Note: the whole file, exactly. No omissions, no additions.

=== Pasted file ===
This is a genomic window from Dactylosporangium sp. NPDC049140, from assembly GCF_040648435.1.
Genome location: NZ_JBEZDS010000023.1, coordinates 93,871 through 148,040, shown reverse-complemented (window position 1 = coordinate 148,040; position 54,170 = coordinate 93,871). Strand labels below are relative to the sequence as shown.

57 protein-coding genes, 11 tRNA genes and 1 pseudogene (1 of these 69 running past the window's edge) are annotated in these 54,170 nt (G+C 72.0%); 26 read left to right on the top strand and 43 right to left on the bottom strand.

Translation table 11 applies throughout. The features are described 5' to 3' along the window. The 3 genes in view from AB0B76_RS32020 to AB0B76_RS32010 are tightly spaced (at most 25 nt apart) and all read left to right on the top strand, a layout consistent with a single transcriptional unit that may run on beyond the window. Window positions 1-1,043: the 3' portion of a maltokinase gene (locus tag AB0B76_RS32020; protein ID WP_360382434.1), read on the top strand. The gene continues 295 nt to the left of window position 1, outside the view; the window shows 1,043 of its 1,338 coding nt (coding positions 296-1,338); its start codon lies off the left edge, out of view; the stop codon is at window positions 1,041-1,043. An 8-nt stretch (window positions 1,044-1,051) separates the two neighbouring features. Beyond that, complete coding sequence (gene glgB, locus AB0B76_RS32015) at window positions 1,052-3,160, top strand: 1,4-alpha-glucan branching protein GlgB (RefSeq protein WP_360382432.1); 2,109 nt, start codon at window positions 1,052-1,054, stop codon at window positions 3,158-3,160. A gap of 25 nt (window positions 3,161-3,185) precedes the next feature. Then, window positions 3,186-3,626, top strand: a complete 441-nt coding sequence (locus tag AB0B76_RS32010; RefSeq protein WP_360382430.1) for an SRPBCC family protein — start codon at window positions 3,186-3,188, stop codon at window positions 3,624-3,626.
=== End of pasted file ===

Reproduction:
This is a genomic window from Dactylosporangium sp. NPDC049140, from assembly GCF_040648435.1.
Genome location: NZ_JBEZDS010000023.1, coordinates 93,871 through 148,040, shown reverse-complemented (window position 1 = coordinate 148,040; position 54,170 = coordinate 93,871). Strand labels below are relative to the sequence as shown.

57 protein-coding genes, 11 tRNA genes and 1 pseudogene (1 of these 69 running past the window's edge) are annotated in these 54,170 nt (G+C 72.0%); 26 read left to right on the top strand and 43 right to left on the bottom strand.

Translation table 11 applies throughout. The features are described 5' to 3' along the window. The 3 genes in view from AB0B76_RS32020 to AB0B76_RS32010 are tightly spaced (at most 25 nt apart) and all read left to right on the top strand, a layout consistent with a single transcriptional unit that may run on beyond the window. Window positions 1-1,043: the 3' portion of a maltokinase gene (locus tag AB0B76_RS32020; protein ID WP_360382434.1), read on the top strand. The gene continues 295 nt to the left of window position 1, outside the view; the window shows 1,043 of its 1,338 coding nt (coding positions 296-1,338); its start codon lies off the left edge, out of view; the stop codon is at window positions 1,041-1,043. An 8-nt stretch (window positions 1,044-1,051) separates the two neighbouring features. Beyond that, complete coding sequence (gene glgB, locus AB0B76_RS32015) at window positions 1,052-3,160, top strand: 1,4-alpha-glucan branching protein GlgB (RefSeq protein WP_360382432.1); 2,109 nt, start codon at window positions 1,052-1,054, stop codon at window positions 3,158-3,160. A gap of 25 nt (window positions 3,161-3,185) precedes the next feature. Then, window positions 3,186-3,626, top strand: a complete 441-nt coding sequence (locus tag AB0B76_RS32010; RefSeq protein WP_360382430.1) for an SRPBCC family protein — start codon at window positions 3,186-3,188, stop codon at window positions 3,624-3,626.